The HTTP server provides the web-based user-friendly interface for configuring the products.Researchers at the security software company Check Point have discovered that the RomPager versions prior to 4.34 — software more than 10 years old — are vulnerable to a critical bug, dubbed as Misfortune Cookie. The flaw named as Misfortune Cookie because it allows attackers to control the “fortune” of an HTTP request by manipulating cookies.HOW MISFORTUNE COOKIE FLAW WORKSThe vulnerability, tracked as CVE-2014-9222 in the Common Vulnerabilities and Exposures database, can be exploited by sending a single specifically crafted request to the affected RomPager server that would corrupt the gateway device’s memory, giving the hacker administrative control over it. Using which, the attacker can target any other device on that network.

“Attackers can send specially crafted HTTP cookies [to the gateway] that exploit the vulnerability to corrupt memory and alter the application and system state,” said Shahar Tal, malware and vulnerability research manager with Check Point. “This, in effect, can trick the attacked device to treat the current session with administrative privileges – to the misfortune of the device owner.Once attackers gain the control of the device, they could monitor victims’ web browsing, read plaintext traffic traveling over the device, change sensitive DNS settings, steal account passwords and sensitive data, and monitor or control Webcams, computers, or other network connected devices.

MAJOR ROUTERS & GATEWAY BRANDS VULNERABLEAt least 200 different models of gateway devices, or small office/home office SOHO routers from various manufacturers and brands are vulnerable to Misfortune Cookie, including kit from D-Link, Edimax, Huawei, TP-Link, ZTE, and ZyXEL.

via Router Vulnerability Puts 12 Million Home and Business Routers at Risk – Hacker News.

Microsoft Patches 3 Zero-day Vulnerabilities actively being Exploited in the Wild

Wednesday, October 15th, 2014

As part of monthly patch update, Microsoft released eight security bulletins on Tuesday that address dozens of vulnerabilities including a zero-day flaw reportedly being exploited by Russian hackers to target NATO computers and a pair of zero-day Windows vulnerabilities that attackers have been exploiting to penetrate major corporations’ networks.Just a day before yesterday, our team reported you about a Zero-day vulnerability discovered by the cyber intelligence firm iSight Partners affecting all supported versions of Microsoft Windows and is being exploited in a five-year old cyber-espionage campaign against the Ukrainian government and U.S organisations.Researchers at FireEye found two zero-day flaws, used in separate, unrelated attacks involving exploitation of Windows kernel, just a day after iSight partners disclosed zero-day in Windows. The pair of zero-day vulnerabilities could allow an attacker to access a victim’s entire system.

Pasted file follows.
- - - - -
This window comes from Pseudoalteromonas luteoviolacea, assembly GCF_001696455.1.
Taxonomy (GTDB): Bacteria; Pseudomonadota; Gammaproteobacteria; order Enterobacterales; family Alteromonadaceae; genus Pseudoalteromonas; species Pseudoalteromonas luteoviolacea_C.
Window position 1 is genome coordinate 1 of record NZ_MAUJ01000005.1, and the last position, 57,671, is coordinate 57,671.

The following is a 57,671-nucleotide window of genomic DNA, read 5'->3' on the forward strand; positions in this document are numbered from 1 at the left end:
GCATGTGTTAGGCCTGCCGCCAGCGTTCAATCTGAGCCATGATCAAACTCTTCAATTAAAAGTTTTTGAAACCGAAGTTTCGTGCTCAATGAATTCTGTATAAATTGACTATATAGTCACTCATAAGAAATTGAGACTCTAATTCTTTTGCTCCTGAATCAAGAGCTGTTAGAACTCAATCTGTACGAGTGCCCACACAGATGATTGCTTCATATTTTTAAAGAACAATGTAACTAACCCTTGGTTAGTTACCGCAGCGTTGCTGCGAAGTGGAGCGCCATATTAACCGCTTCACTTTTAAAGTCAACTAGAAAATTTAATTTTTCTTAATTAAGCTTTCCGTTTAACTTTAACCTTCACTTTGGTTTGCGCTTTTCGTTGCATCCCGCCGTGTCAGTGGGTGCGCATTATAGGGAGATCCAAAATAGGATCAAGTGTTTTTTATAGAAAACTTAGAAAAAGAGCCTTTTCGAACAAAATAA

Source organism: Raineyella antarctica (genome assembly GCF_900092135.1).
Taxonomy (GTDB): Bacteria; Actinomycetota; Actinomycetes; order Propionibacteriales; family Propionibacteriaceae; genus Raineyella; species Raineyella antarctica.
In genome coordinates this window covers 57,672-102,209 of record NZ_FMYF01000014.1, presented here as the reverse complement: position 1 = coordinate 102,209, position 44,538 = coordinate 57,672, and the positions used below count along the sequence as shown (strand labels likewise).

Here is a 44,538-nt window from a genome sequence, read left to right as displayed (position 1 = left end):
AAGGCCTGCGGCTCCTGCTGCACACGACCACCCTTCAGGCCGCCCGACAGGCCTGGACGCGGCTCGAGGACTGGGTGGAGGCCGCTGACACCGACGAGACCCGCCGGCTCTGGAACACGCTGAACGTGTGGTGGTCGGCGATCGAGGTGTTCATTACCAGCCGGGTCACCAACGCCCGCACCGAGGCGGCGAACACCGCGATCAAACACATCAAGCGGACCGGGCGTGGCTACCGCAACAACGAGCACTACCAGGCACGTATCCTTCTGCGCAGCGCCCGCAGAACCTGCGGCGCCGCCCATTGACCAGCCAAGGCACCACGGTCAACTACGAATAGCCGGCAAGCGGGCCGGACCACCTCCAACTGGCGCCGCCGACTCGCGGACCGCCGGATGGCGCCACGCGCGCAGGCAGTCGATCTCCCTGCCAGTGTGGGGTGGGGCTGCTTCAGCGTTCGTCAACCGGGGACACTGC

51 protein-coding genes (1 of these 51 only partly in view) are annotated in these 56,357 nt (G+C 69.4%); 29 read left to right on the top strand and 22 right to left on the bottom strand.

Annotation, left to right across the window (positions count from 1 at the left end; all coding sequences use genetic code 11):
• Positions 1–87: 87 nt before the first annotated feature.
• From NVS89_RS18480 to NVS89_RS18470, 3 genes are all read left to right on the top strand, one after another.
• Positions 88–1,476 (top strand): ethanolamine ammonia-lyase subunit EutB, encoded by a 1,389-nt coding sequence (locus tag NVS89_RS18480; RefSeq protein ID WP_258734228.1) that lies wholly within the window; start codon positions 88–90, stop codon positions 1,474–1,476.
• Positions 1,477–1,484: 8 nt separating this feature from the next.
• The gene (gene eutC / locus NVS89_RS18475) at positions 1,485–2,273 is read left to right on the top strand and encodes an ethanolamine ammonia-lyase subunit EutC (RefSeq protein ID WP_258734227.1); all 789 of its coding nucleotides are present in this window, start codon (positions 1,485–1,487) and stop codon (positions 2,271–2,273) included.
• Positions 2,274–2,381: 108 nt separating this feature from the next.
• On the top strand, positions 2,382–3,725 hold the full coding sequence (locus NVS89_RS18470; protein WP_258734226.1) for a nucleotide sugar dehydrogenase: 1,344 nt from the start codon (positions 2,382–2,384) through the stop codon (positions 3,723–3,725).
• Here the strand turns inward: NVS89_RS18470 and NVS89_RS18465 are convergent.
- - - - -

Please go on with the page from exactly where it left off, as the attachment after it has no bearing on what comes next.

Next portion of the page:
via Microsoft Patches 3 Zero-day Vulnerabilities actively being Exploited in the Wild.

Visit the Wrong Website, and the FBI Could End Up in Your Computer | WIRED

Thursday, August 7th, 2014

big brother

Security experts call it a “drive-by download”: a hacker infiltrates a high-traffic website and then subverts it to deliver malware to every single visitor. It’s one of the most powerful tools in the black hat arsenal, capable of delivering thousands of fresh victims into a hackers’ clutches within minutes.

Now the technique is being adopted by a different kind of a hacker—the kind with a badge. For the last two years, the FBI has been quietly experimenting with drive-by hacks as a solution to one of law enforcement’s knottiest Internet problems: how to identify and prosecute users of criminal websites hiding behind the powerful Tor anonymity system.

The approach has borne fruit—over a dozen alleged users of Tor-based child porn sites are now headed for trial as a result. But it’s also engendering controversy, with charges that the Justice Department has glossed over the bulk-hacking technique when describing it to judges, while concealing its use from defendants. Critics also worry about mission creep, the weakening of a technology relied on by human rights workers and activists, and the potential for innocent parties to wind up infected with government malware because they visited the wrong website. “This is such a big leap, there should have been congressional hearings about this,” says ACLU technologist Chris Soghoian, an expert on law enforcement’s use of hacking tools. “If Congress decides this is a technique that’s perfectly appropriate, maybe that’s OK. But let’s have an informed debate about it.”

The FBI’s use of malware is not new. The bureau calls the method an NIT, for “network investigative technique,” and the FBI has been using it since at least 2002 in cases ranging from computer hacking to bomb threats, child porn to extortion. Depending on the deployment, an NIT can be a bulky full-featured backdoor program that gives the government access to your files, location, web history and webcam for a month at a time, or a slim, fleeting wisp of code that sends the FBI your computer’s name and address, and then evaporates.

via Visit the Wrong Website, and the FBI Could End Up in Your Computer | Threat Level | WIRED.

FBI Keeps Internet Flaws Secret to Defend Against Hackers – Bloomberg

Wednesday, April 30th, 2014

The Obama administration is letting law enforcement keep computer-security flaws secret in order to further U.S. investigations of cyberspies and hackers.The White House has carved out an exception for the Federal Bureau of Investigation and other agencies to keep information about software vulnerabilities from manufacturers and the public. Until now, most debate has focused on how the National Security Agency stockpiles and uses new-found Internet weaknesses, known as zero-day exploits, for offensive purposes, such as attacking the networks of adversaries.The law enforcement operations expose a delicate and complicated balancing act when it comes to agencies using serious security flaws in investigations versus disclosing them to protect all Internet users, according to former government officials and privacy advocates.

The FBI also hacks into computers and networks of adversaries using what are known as remote access operations coordinated by a team at the bureau’s facility in Quantico, Virginia, said a former government official. Most of the malware and computer exploits used are available for purchase online and the operations are authorized by warrants specifying devices targeted, the official said in a phone interview.

via FBI Keeps Internet Flaws Secret to Defend Against Hackers – Bloomberg.